The big-box giant is upending people’s lives by subjecting its workers to unpredictable scheduling.
Wal-Mart loves keeping track of data. For instance, the retail giant’s researchers know that before and after major storms, customers buy strawberry Pop-Tarts at a rate that’s seven times faster than normal.
How does Wal-Mart use this data? To stock its shelves with more — or less — of a certain good based on consumer demand.
When no storms are in the forecast, Wal-Mart doesn’t need as many strawberry Pop-Tarts. Known as just-in-time ordering, this approach allows the company to maximize its profit by predicting consumer behavior.
Lately, Wal-Mart has taken to treating its workers just like Pop-Tarts.
The majority of Wal-Mart workers earn less than $25,000 a year. It’s hard enough to eke by on that income, which teeters just above the official poverty line for a family of four. In addition, these big-box workers must contend with just-in-time scheduling.
The practice is just what it sounds like: a system where employers set workers’ hours according to the ebbs and flows of consumer activity.
Wal-Mart workers have repeatedly protested their low wages. But last month, workers convened on Capitol Hill to protest Wal-Mart’s just-in-time scheduling practices.
Unlike Pop-Tarts, of course, Wal-Mart workers are people whose lives get totally upended by unpredictable scheduling. These workers may find themselves scheduled to work 40 hours one week and 15 hours the next. This puts their personal lives and economic livelihoods in constant upheaval.
How would you feel if you never knew from one week to the next how many hours you’d be working, which shifts, and on which days?
Workers report that Wal-Mart retaliates against workers who demand steadier hours or more predictability by cutting their hours even more. The company rewards workers who are always available — like Pop-Tarts — with more hours.
Here’s what happened to Tiffany Beroid, a customer service manager at the Wal-Mart in Laurel, Maryland. After she requested a more regular schedule because she had decided to enroll in college, Beroid’s supervisor cut her hours so drastically that she couldn’t keep up with her tuition payments. She had to drop out.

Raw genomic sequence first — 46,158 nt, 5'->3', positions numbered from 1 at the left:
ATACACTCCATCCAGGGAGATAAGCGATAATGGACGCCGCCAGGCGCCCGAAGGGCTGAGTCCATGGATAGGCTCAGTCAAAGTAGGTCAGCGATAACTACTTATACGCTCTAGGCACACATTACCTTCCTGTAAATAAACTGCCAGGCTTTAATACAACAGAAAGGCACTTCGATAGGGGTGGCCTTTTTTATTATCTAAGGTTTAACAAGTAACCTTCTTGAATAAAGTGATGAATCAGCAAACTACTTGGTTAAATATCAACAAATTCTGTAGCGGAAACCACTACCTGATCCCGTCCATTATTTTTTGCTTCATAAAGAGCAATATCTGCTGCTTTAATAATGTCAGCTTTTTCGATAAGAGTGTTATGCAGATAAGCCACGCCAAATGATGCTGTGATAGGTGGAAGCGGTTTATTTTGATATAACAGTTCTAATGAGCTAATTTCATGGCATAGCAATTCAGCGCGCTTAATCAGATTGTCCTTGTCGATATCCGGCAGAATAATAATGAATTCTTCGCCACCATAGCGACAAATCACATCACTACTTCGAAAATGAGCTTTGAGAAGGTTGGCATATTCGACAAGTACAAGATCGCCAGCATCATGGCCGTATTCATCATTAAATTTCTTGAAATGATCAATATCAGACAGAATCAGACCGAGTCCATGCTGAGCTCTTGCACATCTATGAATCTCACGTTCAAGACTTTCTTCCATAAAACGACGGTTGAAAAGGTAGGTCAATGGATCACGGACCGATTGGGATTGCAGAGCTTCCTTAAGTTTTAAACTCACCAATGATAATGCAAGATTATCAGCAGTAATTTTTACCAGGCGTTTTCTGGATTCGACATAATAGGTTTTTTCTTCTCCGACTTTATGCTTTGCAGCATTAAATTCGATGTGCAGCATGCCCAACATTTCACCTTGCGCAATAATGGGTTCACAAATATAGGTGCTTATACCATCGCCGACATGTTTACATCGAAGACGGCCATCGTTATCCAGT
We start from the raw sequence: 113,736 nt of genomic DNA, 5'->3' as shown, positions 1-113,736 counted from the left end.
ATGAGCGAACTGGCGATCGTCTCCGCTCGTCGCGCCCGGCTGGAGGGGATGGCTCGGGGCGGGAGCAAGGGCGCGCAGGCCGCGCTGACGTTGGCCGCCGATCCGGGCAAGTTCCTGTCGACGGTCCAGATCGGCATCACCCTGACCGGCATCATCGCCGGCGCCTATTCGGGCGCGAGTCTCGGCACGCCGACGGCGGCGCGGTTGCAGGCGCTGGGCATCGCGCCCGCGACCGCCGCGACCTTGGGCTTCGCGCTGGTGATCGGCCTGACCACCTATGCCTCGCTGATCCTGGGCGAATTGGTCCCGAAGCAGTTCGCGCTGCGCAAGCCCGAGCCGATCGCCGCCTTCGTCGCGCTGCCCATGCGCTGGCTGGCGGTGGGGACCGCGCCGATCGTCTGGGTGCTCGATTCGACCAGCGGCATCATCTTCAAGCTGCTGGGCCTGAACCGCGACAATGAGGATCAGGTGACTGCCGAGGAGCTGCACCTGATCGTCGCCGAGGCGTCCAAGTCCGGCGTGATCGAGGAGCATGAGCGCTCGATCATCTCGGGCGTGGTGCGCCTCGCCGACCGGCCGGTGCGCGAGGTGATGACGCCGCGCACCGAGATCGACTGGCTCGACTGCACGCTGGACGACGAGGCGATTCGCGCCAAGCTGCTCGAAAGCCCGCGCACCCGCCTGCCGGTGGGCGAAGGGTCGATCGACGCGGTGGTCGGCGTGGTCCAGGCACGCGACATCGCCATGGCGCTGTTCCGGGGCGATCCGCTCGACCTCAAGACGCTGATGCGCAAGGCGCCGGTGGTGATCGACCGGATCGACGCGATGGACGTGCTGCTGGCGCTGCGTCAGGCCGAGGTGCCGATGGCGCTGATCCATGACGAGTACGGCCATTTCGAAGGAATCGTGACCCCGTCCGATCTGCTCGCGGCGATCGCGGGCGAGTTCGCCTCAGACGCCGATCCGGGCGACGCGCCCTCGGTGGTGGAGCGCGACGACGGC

“I started working at Wal-Mart because I thought if I worked hard, I could give my family a stable home and lift us out of poverty,” Beroid said. Instead, she explained to federal lawmakers last month, “Wal-Mart punished me for not being available at all hours and cut my hours well beyond what was needed.”
Ronee Hinton, another worker at the Laurel Wal-Mart, said that its unpredictable scheduling prevents her from being able to get a second job. “Even though I work at the country’s largest employer and want to work full-time, I don’t know when I will work from week to week.”
Unpredictable scheduling derailed Tiffany Beroid’s career plan to get out of poverty and prevented Ronee Hinton from taking a second job to pay the bills.
A recent study also found that just-in-time scheduling increases barriers for parents trying to find quality child care.
“Workers need scheduling predictability so they can arrange for child care, pick up kids from school, or take an elderly parent to the doctor,” explained Representative George Miller (D-CA).
Some members of Congress are taking action. Representatives Miller and Rosa DeLauro (D-CT) alongside Senators Elizabeth Warren of Massachusetts and Tom Harkin of Iowa introduced the Schedules That Work Act. This bill would require employers to provide more predictable and stable schedules for workers. It would also protect workers against retaliation for requesting schedule changes.
This legislation would make a real difference for countless women and men in the retail industry. In the current do-nothing Congress, however, it’s unlikely to pass. As the nation’s largest employer, Wal-Mart should take the lead on this issue and stop treating people like Pop-Tarts.
OtherWords columnist Marjorie E. Wood is a senior economic policy associate at the Institute for Policy Studies and the Managing Editor of Inequality.org IPS-dc.org Distributed via OtherWords.org.